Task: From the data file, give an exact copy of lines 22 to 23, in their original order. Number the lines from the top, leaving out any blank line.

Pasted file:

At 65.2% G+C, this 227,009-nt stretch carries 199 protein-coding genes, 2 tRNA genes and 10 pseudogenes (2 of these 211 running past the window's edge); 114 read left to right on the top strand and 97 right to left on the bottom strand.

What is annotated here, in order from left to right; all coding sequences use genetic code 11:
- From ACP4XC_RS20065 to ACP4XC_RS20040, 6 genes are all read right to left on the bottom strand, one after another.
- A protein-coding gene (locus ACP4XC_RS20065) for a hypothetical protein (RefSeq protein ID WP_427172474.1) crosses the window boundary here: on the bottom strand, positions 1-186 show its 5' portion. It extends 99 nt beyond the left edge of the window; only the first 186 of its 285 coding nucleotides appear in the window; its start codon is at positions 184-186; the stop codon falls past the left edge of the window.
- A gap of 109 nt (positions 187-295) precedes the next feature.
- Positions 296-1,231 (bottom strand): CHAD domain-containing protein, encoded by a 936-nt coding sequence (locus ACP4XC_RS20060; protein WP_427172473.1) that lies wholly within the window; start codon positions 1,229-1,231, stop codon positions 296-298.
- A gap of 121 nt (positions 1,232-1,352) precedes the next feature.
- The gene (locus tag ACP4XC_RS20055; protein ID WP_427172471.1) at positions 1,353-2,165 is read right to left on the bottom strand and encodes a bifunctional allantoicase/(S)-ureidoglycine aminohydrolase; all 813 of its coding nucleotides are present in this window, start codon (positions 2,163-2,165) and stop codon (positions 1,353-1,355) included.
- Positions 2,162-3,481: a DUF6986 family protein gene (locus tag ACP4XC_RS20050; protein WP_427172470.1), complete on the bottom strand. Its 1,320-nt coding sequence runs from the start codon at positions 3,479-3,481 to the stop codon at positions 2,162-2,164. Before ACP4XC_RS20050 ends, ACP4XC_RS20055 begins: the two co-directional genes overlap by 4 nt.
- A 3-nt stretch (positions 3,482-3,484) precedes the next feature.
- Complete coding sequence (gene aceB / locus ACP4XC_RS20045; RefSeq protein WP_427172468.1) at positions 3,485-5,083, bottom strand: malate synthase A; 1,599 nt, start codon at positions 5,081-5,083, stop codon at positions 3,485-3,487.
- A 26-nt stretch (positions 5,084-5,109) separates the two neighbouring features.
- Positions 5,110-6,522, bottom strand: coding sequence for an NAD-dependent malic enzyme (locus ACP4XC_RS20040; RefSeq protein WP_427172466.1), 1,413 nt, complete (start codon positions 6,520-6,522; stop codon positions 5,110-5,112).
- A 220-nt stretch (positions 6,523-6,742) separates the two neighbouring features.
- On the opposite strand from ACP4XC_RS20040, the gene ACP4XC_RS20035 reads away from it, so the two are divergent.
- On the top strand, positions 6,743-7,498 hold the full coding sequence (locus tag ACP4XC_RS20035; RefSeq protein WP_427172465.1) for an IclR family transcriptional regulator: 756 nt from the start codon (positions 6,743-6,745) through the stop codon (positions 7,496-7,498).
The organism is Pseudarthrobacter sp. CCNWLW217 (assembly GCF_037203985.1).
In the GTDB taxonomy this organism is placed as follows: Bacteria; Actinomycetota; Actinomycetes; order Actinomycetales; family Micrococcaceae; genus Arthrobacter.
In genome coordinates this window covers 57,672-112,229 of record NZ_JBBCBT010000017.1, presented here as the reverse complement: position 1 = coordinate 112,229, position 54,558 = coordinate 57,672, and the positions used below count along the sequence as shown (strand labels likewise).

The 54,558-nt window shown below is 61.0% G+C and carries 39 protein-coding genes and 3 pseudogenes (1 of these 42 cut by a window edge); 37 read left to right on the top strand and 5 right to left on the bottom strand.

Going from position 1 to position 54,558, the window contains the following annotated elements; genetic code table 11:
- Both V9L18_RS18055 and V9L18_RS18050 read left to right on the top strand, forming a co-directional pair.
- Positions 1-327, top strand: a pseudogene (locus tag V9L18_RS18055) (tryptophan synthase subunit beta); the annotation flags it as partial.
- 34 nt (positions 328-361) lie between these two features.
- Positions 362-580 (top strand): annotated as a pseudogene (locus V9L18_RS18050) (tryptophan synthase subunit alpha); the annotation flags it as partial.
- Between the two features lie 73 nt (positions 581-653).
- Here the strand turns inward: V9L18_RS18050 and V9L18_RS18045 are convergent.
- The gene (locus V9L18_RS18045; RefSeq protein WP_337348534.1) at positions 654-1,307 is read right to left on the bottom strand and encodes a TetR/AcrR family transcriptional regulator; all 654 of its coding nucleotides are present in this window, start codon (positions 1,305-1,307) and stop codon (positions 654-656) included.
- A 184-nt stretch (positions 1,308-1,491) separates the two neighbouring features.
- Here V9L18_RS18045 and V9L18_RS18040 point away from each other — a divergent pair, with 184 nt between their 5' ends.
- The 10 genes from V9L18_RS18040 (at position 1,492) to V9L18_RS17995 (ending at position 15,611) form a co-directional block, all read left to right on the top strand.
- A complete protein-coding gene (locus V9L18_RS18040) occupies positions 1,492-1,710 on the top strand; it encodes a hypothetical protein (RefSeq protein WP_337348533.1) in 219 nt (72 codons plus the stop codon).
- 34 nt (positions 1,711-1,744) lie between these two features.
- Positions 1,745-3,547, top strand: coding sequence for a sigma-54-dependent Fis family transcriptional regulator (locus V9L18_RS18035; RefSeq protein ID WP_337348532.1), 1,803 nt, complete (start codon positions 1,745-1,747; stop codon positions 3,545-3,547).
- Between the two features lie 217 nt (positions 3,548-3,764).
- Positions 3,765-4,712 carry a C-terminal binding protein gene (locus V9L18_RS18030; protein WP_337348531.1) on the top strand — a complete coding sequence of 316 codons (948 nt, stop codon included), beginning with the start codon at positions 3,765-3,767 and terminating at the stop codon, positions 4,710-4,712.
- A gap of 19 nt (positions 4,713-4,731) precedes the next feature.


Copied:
- Both V9L18_RS18055 and V9L18_RS18050 read left to right on the top strand, forming a co-directional pair.
- Positions 1-327, top strand: a pseudogene (locus tag V9L18_RS18055) (tryptophan synthase subunit beta); the annotation flags it as partial.